He listened to her heart and lungs, took her vitals, and said, "All in all, you're doing pretty good."
He asked: "Do you know the name of this hospital?"
She paused, looked embarrassed and frustrated, like someone with the answer on the tip of her tongue.
"Aaaaaaa," she began.
"Abington," Mambu helped.
"Yes, Abington," she said.
"And do you know what year it is? It's a new year."
She paused to think.
"Ten twenty," she said.
"The other way," Mambu said kindly. "Twenty ten."
He checked her arm.
"This is going to heal up, and you'll get better. Hopefully, you can go back to your apartment," he said. "We're going to try to get you out of here today or tomorrow, depending on how you're feeling. Are you feeling well enough to leave today?"
"Oh, I feel well enough to leave, but not well enough to walk on my own."
"Well, we're going to work on that. Your children were worried about your legs."
"I guess you walk on your legs," she said.
"Well, they said you were having some pain."
"What's the matter?"
"It hurts all the way up."
Mambu got on one knee and examined her left leg. He felt it, felt her hip.
"Well, what about when I do that?" he asked as he gently tried to rotate her leg.
She winced, enough for him to see it wasn't just confusion.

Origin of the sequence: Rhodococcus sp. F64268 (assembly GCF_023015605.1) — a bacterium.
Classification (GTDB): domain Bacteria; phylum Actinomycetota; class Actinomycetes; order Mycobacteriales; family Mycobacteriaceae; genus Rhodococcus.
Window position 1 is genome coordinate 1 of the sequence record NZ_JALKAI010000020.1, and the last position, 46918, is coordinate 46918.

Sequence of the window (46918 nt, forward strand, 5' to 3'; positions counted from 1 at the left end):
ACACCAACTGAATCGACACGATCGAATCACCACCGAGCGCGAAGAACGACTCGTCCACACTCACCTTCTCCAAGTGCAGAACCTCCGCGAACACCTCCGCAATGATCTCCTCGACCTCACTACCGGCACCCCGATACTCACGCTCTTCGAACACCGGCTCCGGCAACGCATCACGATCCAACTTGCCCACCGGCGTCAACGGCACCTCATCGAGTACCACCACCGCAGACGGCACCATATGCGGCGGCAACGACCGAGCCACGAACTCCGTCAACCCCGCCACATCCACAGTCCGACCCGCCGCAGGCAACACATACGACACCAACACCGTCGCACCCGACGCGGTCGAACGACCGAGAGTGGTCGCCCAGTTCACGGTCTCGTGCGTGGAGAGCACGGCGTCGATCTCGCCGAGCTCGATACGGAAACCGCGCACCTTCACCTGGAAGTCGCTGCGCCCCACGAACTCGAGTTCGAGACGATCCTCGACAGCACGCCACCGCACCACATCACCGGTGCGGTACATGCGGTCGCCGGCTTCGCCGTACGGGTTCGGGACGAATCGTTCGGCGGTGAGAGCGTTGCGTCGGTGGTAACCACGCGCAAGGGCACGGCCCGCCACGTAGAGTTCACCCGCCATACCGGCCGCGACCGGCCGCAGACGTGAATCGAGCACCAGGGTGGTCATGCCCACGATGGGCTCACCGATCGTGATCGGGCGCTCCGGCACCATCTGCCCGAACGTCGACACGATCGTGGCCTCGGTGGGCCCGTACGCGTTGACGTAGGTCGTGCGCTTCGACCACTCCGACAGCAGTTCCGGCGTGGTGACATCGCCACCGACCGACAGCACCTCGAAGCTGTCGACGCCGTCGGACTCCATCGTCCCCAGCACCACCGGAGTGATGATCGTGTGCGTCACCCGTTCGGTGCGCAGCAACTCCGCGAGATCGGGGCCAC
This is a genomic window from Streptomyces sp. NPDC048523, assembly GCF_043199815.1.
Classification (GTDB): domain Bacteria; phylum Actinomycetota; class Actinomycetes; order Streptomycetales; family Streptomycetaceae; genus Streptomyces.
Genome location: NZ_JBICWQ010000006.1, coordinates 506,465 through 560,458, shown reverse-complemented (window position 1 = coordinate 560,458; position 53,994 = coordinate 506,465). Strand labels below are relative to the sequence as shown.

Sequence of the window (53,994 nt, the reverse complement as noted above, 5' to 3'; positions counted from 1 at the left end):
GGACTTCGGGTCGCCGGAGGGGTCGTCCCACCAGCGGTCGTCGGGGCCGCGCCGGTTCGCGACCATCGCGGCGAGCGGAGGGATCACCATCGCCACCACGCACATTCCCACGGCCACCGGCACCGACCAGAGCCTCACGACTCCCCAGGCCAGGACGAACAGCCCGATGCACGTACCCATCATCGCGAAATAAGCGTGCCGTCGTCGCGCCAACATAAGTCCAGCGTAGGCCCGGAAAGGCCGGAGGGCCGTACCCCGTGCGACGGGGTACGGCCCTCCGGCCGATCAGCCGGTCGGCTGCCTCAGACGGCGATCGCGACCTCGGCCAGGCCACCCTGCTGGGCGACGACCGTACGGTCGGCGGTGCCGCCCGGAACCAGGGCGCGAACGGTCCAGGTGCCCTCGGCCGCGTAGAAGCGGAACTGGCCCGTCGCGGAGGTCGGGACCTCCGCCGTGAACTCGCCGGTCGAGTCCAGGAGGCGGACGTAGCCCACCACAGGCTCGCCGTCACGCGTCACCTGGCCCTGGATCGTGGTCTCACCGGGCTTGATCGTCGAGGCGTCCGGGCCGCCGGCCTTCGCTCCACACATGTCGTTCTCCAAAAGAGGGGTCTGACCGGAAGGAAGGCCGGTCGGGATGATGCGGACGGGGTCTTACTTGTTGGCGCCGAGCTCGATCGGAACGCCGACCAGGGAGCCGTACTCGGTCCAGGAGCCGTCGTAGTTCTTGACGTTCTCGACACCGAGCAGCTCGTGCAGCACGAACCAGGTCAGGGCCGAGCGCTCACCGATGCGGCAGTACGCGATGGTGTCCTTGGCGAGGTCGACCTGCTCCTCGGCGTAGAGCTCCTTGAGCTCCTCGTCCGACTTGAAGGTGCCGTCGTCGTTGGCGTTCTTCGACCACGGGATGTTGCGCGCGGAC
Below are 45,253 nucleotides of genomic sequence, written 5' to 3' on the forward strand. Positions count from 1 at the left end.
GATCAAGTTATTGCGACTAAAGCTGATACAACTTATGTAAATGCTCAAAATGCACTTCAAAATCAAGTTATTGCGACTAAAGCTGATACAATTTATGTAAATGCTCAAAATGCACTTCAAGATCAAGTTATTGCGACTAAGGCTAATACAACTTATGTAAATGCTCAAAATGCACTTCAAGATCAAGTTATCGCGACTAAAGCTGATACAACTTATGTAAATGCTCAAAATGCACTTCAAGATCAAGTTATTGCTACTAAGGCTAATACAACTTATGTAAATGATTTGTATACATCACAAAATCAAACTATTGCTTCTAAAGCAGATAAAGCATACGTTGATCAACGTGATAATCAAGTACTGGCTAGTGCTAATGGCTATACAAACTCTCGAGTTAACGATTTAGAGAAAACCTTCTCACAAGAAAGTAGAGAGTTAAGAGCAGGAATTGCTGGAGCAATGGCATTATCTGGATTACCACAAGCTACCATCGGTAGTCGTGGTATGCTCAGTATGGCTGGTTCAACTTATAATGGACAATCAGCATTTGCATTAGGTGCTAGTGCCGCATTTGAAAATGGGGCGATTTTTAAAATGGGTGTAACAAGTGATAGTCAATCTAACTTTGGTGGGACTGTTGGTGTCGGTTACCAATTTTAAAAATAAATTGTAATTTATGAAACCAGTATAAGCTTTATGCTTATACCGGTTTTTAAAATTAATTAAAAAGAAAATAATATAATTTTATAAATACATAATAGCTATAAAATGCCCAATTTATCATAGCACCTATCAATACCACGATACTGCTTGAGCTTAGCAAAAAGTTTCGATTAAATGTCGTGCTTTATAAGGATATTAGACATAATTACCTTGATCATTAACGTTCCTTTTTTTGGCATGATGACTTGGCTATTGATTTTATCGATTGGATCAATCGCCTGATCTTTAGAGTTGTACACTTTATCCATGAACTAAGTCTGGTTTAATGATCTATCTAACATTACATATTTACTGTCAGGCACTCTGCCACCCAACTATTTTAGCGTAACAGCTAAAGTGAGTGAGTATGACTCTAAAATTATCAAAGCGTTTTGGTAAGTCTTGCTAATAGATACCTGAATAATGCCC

"It's not that bad," she said. "But I can't walk.
"I know. We're going to work on that. You don't have to be in the hospital for that. But I'm a little concerned about that pain. We're going to get an X-ray of that hip."
He wrote in her chart: "Xray left hip and pelvis. If negative, can D/C to SNF today."
"D/C" stands for discharge.
It was 10 a.m. Wednesday, and his decision was clear. If the X-ray was negative, Bogom could be discharged that day to Abramson.
Bogom would have to pay.
"We'll see what happens," Mambu said, going to his next patient. "This is the constant battle that goes on in billing Medicare and insurance."
Good to go
An hour later, Mambu's iPhone rang again. It was the case manager. Mambu said that if the new X-rays were negative, Bogom could leave.
"I agree with you," he added. "She looked pretty good. I want to make sure we were not missing a fracture."
Around 3:30, Mambu got a call. Hip and leg X-rays were complete - and negative.
Bogom was good to go.
But Rachel Bogom, when notified of this, filed an appeal with Medicare.
This was her way - to borrow from The Godfather - of going to the mattresses, going all out.
Every Medicare beneficiary has a right to appeal the discharge, but few know it.
Rachel Bogom happens to be a social worker at a hospital in Jersey City, N.J. She was getting advice from colleagues there.
All Bogom's medical records would now be copied and overnighted to Medicare for review, which would take up to 24 hours. In that time, everything freezes.
Bogom could not be discharged until the appeal was resolved.
Early Friday, Mambu was back doing rounds, and went to check on Bogom, who was still there.
Mambu had not heard the appeal's outcome, but a nurse told him Bogom was leaving that afternoon.
Bogom's daughter was in the room.
"You must be Rachel," he said. "I'm Dr. Mambu. It's nice to put a face with a voice. I hear you're leaving?"
"And we won," she said. "And you were a key to our case."
She felt his decision to request the X-rays had bought her mother more time. Mambu believed he hadn't helped either side, but had done only what he felt was right.